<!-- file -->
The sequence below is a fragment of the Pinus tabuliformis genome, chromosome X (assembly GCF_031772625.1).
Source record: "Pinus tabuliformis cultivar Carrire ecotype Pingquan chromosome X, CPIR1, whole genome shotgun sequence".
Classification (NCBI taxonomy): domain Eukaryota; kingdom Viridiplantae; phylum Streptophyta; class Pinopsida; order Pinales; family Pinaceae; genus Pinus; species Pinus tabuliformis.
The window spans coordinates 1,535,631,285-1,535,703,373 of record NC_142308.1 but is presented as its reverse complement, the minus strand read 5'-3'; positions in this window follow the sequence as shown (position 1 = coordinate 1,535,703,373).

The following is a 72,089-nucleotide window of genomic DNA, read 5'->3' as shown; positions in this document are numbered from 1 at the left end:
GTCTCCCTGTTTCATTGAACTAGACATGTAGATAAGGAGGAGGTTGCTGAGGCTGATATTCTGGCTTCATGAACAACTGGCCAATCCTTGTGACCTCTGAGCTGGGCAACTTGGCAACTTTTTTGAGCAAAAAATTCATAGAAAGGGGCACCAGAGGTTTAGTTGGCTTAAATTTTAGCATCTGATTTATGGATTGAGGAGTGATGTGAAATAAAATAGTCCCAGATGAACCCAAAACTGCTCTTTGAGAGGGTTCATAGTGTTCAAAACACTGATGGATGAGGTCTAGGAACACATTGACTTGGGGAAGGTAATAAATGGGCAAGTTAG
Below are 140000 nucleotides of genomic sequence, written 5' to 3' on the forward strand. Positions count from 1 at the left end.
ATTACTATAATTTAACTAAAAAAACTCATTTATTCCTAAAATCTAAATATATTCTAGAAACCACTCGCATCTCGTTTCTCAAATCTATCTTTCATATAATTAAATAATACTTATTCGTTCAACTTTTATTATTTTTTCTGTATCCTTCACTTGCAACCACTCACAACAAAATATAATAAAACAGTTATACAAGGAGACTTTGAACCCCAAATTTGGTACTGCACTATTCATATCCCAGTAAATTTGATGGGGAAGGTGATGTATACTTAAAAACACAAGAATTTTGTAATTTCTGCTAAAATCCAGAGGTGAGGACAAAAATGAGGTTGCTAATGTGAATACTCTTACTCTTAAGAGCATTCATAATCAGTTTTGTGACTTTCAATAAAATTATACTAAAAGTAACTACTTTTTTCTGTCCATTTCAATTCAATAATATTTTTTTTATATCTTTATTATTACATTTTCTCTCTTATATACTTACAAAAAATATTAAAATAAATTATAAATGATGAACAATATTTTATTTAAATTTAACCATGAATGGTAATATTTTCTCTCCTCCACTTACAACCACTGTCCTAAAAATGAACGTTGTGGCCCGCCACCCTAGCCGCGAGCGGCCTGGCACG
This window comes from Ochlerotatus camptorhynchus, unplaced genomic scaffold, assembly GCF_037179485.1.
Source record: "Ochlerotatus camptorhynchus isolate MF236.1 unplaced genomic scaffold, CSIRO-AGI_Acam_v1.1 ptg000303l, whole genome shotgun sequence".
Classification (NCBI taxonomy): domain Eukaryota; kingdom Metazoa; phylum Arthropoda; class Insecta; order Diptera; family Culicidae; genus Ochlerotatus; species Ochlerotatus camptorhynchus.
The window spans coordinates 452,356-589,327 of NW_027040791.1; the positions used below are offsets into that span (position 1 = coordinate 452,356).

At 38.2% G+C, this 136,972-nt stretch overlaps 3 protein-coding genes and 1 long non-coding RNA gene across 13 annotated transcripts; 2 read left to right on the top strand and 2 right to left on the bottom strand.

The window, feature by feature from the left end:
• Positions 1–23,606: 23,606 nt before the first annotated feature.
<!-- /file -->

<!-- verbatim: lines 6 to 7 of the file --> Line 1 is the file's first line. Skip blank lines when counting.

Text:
GTCTCCCTGTTTCATTGAACTAGACATGTAGATAAGGAGGAGGTTGCTGAGGCTGATATTCTGGCTTCATGAACAACTGGCCAATCCTTGTGACCTCTGAGCTGGGCAACTTGGCAACTTTTTTGAGCAAAAAATTCATAGAAAGGGGCACCAGAGGTTTAGTTGGCTTAAATTTTAGCATCTGATTTATGGATTGAGGAGTGATGTGAAATAAAATAGTCCCAGATGAACCCAAAACTGCTCTTTGAGAGGGTTCATAGTGTTCAAAACACTGATGGATGAGGTCTAGGAACACATTGACTTGGGGAAGGTAATAAATGGGCAAGTTAG
Below are 140000 nucleotides of genomic sequence, written 5' to 3' on the forward strand. Positions count from 1 at the left end.